Sports films about plucky collegiate or high school underdogs overcoming the odds have become a significant sub-genre in recent years. Dating back to Hoosiers, recent examples include Glory Road and Remember the Titans. The success of that last film was the impetus for the recent spasm of similar films. The most recent member of the roster, We Are Marshall, certainly doesn’t disgrace the team, but neither does it stand out from the crowd. Eschewing flash for sound fundamentals, this movie keeps punching for four quarters.
Contact is a nobly intentioned but ultimately unsatisfying adaptation of Carl Sagan’s only novel. It details the circumstances surrounding the first clear sign of intelligent life in outer space and their effects on the life of a young and idealistic radio astronomer named Ellie Arroway (Jodie Foster).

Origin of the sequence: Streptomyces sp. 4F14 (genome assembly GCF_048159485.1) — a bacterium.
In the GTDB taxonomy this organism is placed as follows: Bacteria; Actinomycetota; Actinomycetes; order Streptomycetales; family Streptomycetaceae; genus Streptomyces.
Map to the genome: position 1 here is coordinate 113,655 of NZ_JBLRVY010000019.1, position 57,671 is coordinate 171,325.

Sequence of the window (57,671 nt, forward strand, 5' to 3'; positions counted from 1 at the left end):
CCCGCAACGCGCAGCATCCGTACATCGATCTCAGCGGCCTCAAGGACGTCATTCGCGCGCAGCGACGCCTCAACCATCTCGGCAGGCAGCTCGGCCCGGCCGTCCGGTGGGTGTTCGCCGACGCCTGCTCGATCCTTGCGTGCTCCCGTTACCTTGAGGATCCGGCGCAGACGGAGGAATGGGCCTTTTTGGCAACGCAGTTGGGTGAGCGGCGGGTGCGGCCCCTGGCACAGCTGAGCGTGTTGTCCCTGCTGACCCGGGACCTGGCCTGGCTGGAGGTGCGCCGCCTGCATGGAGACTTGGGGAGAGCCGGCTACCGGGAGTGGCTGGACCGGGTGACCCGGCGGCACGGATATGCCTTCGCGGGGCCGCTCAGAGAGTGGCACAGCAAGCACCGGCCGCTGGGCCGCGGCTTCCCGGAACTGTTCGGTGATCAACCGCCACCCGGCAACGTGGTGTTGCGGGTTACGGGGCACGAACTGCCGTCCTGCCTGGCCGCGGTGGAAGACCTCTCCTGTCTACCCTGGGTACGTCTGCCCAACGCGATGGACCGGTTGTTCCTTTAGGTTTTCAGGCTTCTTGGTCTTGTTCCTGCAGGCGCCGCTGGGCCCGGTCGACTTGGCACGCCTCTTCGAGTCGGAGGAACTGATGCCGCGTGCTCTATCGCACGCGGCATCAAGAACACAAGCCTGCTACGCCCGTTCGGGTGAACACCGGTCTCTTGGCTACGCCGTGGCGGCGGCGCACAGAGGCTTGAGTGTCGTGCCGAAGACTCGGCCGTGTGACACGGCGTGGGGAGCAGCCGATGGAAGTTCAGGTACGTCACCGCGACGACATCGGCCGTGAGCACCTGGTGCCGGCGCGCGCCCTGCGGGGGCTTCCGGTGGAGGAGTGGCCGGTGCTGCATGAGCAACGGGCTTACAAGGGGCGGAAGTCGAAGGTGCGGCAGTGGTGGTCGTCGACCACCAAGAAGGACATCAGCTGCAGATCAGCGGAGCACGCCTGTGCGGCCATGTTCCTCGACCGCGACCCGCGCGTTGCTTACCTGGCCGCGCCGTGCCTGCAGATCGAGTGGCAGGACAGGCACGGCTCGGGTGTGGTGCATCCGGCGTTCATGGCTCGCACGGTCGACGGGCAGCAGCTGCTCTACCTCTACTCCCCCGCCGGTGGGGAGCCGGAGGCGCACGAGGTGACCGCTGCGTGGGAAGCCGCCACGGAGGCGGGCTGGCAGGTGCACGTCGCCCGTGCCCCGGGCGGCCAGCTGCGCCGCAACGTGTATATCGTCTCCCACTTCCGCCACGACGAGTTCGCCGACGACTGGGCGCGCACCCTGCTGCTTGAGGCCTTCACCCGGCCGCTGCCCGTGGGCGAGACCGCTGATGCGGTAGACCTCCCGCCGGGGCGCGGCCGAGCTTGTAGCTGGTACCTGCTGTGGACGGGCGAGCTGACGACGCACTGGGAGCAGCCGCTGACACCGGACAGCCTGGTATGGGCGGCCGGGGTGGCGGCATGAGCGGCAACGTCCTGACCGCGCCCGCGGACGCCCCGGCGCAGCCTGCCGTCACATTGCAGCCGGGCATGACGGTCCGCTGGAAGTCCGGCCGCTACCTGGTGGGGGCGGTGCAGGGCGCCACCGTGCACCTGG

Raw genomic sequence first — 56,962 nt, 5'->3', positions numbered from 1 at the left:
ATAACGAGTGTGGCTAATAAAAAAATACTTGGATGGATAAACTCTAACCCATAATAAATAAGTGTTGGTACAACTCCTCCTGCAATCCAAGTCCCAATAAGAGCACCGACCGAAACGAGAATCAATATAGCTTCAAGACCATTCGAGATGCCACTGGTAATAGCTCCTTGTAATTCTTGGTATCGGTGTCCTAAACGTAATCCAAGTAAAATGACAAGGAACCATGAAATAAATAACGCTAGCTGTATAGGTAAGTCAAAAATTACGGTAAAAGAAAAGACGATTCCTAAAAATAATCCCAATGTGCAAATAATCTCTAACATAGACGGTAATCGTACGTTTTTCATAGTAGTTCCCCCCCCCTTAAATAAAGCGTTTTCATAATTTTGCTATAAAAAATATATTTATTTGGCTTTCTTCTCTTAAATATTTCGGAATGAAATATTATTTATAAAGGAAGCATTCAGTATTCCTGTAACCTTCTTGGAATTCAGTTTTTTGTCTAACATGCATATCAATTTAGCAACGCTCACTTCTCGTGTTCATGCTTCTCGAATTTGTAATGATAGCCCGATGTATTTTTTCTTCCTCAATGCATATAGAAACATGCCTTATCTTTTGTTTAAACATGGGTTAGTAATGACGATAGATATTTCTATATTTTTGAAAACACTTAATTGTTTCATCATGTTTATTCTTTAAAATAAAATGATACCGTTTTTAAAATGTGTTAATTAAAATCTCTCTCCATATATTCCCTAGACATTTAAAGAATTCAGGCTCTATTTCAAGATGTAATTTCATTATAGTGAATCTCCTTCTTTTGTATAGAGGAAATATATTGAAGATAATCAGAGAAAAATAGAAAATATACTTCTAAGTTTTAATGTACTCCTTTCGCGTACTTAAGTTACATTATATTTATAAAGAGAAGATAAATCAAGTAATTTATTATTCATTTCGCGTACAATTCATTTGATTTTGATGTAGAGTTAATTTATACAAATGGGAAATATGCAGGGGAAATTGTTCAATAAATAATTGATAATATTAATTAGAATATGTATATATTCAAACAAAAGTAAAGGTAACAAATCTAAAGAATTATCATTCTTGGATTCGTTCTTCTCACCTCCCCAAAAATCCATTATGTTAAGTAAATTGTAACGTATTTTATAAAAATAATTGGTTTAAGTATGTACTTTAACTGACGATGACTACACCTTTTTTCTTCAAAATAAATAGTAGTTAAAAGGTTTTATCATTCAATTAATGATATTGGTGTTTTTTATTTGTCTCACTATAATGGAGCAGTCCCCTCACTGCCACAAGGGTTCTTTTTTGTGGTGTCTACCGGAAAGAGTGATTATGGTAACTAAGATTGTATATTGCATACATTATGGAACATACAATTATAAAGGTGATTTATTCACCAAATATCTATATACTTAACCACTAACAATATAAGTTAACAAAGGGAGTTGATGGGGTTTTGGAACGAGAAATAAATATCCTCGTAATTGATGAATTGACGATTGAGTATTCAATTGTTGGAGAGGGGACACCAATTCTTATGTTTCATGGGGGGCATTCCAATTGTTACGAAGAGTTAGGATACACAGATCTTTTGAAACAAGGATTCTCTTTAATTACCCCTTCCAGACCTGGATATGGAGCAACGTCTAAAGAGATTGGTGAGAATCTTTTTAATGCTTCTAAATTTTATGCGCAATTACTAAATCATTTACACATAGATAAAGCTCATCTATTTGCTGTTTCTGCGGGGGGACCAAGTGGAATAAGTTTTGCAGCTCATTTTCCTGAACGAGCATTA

I started reading Clive Cussler‘s Dirk Pitt novels starting with Raise the Titanic back in high school. I realize now that, despite copious amounts of not-quite graphic sex and a splash of R-rated language, I was in the ideal age group at the time to appreciate Cussler’s writing. I grew up and the Dirk Pitt novels didn’t. To be fair, some of the earlier works to follow on the heals of his breakthrough hit, Raise the Titanic, such as Vixen 03 and Night Probe showed a real maturing of his style. By the mid-80’s, however, Cussler seemed to fall into the trap of trying to top himself with every novel and his stories became increasingly outlandish and began to smack of “Bond-lite”.
The novel Sahara fits into this later period of Cussler’s writing. I had stopped reading his books before this one was published, so I cannot directly comment on how closely the plot details stick to the novel. If I were to hazard a guess, I’d have to say, “not close at all.”